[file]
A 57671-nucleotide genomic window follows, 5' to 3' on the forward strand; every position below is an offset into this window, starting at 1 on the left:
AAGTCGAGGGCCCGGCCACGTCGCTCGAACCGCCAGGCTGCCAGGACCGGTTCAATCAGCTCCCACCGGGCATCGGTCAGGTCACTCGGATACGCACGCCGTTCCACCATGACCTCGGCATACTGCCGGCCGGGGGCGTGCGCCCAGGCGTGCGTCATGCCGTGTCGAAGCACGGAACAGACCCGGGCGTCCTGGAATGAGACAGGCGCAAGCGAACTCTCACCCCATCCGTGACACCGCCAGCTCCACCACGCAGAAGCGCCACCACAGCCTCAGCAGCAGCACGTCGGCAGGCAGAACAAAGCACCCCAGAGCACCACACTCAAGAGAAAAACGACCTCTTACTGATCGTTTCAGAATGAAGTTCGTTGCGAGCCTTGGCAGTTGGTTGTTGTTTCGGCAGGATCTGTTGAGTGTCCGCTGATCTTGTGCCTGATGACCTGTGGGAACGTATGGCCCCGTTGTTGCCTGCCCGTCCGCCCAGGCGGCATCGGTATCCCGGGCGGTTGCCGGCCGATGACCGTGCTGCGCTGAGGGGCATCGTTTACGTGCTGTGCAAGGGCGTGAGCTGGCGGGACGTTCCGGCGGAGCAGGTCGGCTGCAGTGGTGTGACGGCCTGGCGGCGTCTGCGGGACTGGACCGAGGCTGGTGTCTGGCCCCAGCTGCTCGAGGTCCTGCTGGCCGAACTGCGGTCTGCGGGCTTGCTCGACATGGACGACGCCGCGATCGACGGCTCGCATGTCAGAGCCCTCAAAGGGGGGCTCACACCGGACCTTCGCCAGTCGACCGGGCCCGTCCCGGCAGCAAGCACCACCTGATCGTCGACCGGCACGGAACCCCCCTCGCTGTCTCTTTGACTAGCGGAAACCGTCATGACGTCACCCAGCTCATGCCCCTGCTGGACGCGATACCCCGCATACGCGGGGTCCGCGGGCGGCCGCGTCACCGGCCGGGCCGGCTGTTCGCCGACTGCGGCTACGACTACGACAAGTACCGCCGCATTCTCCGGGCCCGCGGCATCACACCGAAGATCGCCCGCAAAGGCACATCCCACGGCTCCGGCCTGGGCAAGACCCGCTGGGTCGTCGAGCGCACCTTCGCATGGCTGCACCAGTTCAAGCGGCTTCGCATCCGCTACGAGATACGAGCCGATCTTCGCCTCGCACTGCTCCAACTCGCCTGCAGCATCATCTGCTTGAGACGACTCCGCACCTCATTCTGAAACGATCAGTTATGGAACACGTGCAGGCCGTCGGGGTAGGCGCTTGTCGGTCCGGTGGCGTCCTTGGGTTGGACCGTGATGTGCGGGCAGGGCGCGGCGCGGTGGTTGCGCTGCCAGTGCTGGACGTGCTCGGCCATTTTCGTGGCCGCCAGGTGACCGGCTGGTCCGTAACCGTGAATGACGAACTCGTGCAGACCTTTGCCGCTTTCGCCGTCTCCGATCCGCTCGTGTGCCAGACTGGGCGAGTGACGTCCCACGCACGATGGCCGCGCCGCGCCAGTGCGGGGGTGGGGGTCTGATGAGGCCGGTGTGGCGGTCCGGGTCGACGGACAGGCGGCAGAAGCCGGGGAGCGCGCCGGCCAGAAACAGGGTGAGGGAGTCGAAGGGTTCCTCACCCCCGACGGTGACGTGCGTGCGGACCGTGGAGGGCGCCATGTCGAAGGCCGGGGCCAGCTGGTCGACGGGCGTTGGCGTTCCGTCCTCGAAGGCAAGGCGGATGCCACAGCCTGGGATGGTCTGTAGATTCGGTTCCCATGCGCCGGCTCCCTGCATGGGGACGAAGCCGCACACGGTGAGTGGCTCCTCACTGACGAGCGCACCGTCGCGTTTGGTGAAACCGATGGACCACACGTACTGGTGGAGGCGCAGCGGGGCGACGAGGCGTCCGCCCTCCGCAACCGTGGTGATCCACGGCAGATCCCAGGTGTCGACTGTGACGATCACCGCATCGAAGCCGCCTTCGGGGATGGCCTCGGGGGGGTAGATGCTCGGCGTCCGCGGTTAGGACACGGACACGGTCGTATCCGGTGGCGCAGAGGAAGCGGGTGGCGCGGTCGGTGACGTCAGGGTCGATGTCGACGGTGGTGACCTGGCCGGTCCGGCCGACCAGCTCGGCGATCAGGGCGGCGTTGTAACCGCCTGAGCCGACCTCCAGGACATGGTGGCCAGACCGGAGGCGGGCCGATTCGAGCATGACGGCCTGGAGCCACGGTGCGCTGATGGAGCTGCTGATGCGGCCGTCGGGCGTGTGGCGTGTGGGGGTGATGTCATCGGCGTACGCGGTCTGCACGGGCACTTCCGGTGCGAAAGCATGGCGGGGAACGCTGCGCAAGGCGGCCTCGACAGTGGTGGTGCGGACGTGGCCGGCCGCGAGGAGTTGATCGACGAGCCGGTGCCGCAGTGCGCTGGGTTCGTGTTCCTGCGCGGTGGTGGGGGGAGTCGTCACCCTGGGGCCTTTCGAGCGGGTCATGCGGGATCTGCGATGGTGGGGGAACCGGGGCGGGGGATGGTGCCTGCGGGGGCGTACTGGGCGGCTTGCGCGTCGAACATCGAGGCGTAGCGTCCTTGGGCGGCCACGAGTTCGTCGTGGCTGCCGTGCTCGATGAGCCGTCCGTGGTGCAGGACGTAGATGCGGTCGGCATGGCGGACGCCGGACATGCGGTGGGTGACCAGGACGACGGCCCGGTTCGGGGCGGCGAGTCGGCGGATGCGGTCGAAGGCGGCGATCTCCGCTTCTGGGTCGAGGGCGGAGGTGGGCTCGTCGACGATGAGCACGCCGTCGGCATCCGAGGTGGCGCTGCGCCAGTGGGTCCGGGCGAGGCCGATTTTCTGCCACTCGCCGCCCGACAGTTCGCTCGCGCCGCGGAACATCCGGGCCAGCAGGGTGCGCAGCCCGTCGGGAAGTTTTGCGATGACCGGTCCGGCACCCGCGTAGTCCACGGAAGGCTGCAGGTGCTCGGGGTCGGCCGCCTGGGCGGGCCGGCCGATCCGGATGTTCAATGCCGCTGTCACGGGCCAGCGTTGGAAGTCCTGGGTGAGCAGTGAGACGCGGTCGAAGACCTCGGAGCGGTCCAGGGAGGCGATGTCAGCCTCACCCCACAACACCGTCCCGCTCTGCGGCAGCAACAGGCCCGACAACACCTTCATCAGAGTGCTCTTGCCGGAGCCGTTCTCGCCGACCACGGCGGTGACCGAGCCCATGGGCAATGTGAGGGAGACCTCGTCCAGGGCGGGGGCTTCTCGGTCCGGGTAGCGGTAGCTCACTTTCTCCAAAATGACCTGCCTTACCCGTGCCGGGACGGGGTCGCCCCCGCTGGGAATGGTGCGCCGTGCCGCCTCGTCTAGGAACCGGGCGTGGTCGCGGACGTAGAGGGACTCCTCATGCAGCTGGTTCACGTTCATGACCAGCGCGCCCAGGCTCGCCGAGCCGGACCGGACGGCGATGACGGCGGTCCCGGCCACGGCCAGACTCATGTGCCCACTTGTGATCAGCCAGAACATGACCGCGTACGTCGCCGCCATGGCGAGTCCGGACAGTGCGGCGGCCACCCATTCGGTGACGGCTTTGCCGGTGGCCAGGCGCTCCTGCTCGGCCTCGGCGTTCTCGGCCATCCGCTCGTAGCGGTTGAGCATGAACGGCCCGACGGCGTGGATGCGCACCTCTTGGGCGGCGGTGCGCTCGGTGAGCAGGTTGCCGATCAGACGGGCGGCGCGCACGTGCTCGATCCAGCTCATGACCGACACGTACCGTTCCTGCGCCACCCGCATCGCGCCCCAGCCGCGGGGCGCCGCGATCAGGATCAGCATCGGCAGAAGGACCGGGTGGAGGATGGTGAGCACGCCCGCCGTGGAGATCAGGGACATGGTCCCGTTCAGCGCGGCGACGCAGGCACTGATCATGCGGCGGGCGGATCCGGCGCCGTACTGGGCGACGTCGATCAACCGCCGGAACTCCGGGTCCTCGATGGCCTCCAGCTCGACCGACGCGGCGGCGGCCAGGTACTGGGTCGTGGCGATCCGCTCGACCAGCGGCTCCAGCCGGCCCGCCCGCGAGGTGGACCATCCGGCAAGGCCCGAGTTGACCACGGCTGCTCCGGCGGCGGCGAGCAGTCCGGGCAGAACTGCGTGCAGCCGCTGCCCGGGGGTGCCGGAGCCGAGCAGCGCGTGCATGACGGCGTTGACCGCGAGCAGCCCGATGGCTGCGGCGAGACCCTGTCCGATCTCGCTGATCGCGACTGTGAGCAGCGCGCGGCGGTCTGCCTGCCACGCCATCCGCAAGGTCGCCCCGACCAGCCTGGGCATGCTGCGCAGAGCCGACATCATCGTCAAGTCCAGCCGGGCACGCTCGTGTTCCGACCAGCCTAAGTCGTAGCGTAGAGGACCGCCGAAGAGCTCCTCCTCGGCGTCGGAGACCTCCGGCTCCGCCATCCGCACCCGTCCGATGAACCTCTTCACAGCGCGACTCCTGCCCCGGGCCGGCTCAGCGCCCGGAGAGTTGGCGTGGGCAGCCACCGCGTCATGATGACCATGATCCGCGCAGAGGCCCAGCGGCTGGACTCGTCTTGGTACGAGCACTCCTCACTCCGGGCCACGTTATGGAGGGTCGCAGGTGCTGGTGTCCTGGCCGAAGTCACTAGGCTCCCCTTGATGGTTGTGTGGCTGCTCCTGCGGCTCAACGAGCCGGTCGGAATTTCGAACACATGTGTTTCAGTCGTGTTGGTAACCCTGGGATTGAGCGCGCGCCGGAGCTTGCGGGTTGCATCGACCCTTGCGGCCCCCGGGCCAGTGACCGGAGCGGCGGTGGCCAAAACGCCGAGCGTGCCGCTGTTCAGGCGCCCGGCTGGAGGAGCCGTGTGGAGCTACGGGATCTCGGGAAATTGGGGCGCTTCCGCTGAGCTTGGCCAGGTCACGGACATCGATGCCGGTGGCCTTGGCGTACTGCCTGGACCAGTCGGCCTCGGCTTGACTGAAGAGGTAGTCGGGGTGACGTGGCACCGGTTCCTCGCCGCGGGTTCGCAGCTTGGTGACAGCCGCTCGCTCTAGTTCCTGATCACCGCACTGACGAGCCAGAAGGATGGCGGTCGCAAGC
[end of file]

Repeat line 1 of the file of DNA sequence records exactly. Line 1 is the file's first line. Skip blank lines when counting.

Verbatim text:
A 57671-nucleotide genomic window follows, 5' to 3' on the forward strand; every position below is an offset into this window, starting at 1 on the left: